Wrap-Up

  • Once you have completed your research on the 5 spices, discuss as a family how you can incorporate more spices into your weekly menu.
  • As a family talk about growing herbs at your home such as oregano, rosemary, thyme, etc. and start a sustainable herb garden for your kitchen.
  • See if there is a botanical garden or conservatory nearby which grows the spices you chose.

Extensions

  • For younger children you may want to set out some index cards with the names of the spices you will be using before they put on their blindfolds.
  • Next to the names, write down the foods they eat that contain these ingredients.
  • Perhaps relating that spice to their favorite foods would make it much more exciting.
  • You may even want to put a picture of the spice next to the name.
  • Once they’ve had time to look over the names and pictures, they can then try and guess that spice.

References

California Content Standards

Grade Five

History-Social Science

  • 5.2.3 Trace the routes of the major land explorers of the United States, the distances traveled by explorers, and the Atlantic trade routes that linked Africa, the West Indies, the British colonies, and Europe.

Grade Six

History-Social Science

  • 6.6.7 Cite the significance of the trans-Eurasian “silk roads” in the period of the Han Dynasty and Roman Empire and their locations.

Grade Seven

History-Social Science

  • 7.2.5 Describe the growth of cities and the establishment of trade routes among Asia, Africa, and Europe, the products and inventions that traveled along these routes (e.g.,spices, textiles, paper, steel, new crops), and the role of merchants in Arab society.

 

Background

Have you ever been at home while dinner was cooking, and it smelled so good you could almost taste it? Scientists are curious about how flavors and odors in our food are perceived by our brains.  Your nose and mouth work together to deliver the smell and taste particles to your brain which then identifies what you are smelling or tasting. Most “flavors” we think of are actually smells that reach olfactory nerves in the back of our throats when we inhale smells through our noses. Our senses are a lot more complex than we think they are!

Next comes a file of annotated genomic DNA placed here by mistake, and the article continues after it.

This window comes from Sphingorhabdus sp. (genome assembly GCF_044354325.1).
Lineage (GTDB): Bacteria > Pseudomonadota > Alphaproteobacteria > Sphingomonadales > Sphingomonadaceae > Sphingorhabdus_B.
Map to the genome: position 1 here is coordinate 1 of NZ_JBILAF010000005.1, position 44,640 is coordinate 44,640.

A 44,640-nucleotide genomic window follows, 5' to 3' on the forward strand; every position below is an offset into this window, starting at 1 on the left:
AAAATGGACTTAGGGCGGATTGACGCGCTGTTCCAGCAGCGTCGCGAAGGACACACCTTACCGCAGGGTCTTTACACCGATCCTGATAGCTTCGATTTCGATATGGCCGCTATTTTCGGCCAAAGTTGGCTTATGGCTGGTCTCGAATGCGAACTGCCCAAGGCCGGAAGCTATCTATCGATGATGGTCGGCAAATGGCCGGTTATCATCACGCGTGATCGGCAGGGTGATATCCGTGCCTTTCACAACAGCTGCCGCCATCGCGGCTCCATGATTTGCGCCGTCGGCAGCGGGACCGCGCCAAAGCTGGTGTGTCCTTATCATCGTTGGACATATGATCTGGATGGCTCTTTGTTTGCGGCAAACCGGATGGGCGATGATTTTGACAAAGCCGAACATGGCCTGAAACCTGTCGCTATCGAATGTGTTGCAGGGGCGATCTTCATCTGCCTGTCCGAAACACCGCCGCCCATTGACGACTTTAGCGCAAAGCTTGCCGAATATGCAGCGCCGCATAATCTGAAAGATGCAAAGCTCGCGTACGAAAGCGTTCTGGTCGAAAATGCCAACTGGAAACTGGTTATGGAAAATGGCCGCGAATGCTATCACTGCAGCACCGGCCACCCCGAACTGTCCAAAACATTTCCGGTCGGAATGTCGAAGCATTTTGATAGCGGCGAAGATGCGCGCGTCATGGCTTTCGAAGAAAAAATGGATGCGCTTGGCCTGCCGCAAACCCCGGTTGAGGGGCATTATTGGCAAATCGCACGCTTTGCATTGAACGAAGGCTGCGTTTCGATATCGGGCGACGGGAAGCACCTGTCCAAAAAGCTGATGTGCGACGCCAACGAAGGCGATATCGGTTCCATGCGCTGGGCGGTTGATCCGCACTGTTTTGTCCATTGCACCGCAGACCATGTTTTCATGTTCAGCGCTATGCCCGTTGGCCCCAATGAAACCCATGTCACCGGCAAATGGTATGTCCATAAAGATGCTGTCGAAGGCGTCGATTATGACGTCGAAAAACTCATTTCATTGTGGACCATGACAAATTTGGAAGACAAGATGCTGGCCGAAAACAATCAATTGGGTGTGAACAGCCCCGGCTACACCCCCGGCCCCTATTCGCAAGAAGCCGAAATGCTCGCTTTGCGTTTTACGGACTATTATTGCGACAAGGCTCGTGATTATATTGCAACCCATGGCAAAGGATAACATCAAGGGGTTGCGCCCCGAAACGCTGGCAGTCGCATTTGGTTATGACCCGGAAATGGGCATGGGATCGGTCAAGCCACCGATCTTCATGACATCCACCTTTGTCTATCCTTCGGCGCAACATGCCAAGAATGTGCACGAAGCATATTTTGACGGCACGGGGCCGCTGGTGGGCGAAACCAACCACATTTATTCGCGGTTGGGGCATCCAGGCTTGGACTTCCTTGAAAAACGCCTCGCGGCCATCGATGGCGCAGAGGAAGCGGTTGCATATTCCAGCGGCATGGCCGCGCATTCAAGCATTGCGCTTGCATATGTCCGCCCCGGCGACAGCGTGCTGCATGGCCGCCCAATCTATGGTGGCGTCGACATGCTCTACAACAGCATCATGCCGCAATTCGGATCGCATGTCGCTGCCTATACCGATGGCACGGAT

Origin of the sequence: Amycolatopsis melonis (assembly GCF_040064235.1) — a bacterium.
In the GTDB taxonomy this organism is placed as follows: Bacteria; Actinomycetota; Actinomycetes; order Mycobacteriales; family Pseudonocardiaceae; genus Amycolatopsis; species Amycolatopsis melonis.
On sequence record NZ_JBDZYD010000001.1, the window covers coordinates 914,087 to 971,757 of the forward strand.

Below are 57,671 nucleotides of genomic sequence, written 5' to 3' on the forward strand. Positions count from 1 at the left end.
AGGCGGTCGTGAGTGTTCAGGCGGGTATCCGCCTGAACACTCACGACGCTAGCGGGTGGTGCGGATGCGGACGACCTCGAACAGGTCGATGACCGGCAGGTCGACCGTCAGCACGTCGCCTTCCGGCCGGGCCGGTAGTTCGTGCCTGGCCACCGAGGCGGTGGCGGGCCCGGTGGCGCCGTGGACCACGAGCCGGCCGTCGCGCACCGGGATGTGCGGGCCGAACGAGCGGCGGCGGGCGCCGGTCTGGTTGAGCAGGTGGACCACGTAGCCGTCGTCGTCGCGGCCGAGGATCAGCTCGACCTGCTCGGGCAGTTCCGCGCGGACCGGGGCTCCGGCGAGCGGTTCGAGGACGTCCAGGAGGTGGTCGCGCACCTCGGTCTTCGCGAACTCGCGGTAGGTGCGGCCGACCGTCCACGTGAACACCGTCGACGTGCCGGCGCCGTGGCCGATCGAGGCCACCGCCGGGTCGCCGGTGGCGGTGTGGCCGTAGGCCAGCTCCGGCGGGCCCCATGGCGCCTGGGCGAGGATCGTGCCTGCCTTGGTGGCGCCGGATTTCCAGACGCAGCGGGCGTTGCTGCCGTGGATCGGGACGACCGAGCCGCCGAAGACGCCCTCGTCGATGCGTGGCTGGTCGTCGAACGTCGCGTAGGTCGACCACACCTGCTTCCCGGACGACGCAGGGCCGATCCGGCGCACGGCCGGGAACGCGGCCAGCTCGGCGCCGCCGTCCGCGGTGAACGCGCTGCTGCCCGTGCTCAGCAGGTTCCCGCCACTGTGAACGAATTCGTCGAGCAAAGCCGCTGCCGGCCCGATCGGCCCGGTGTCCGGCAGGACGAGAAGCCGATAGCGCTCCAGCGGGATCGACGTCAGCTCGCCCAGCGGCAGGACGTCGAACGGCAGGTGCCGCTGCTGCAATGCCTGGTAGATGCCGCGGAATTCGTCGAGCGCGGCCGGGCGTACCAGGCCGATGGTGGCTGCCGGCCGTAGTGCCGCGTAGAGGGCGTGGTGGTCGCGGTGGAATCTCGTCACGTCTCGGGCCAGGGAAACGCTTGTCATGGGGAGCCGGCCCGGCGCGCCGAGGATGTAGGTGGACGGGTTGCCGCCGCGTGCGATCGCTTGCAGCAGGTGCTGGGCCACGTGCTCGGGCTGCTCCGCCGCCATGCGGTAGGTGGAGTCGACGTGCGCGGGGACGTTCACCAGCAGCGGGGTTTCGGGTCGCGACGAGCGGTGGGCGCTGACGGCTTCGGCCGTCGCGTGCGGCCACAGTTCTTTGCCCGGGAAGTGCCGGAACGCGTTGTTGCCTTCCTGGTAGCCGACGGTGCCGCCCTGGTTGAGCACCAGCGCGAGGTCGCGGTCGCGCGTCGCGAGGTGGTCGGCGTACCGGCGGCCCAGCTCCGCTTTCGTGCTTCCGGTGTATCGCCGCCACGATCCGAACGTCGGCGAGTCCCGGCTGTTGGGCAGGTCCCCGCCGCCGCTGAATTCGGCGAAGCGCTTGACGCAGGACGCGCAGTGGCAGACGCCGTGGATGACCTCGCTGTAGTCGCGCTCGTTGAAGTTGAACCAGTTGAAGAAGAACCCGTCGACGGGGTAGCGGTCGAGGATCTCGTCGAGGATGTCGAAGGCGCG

Humans have used spices and herbs for thousands of years. A spice is a dried seed, fruit, root, bark, or vegetative substance used in nutritionally insignificant quantities as a food additive for flavor, color, or as a preservative that kills harmful bacteria or prevents their growth. In the kitchen, herbs are leafy, green plant parts used for flavoring or as a garnish. However, spices and herbs are also used for medicinal purposes.  Spices also stimulated trade routes, wars, exploration, medical discoveries, and new cuisines. They dominated ancient world trading routes; people weren’t able to go to a grocery store and buy spices from around the world like we can today.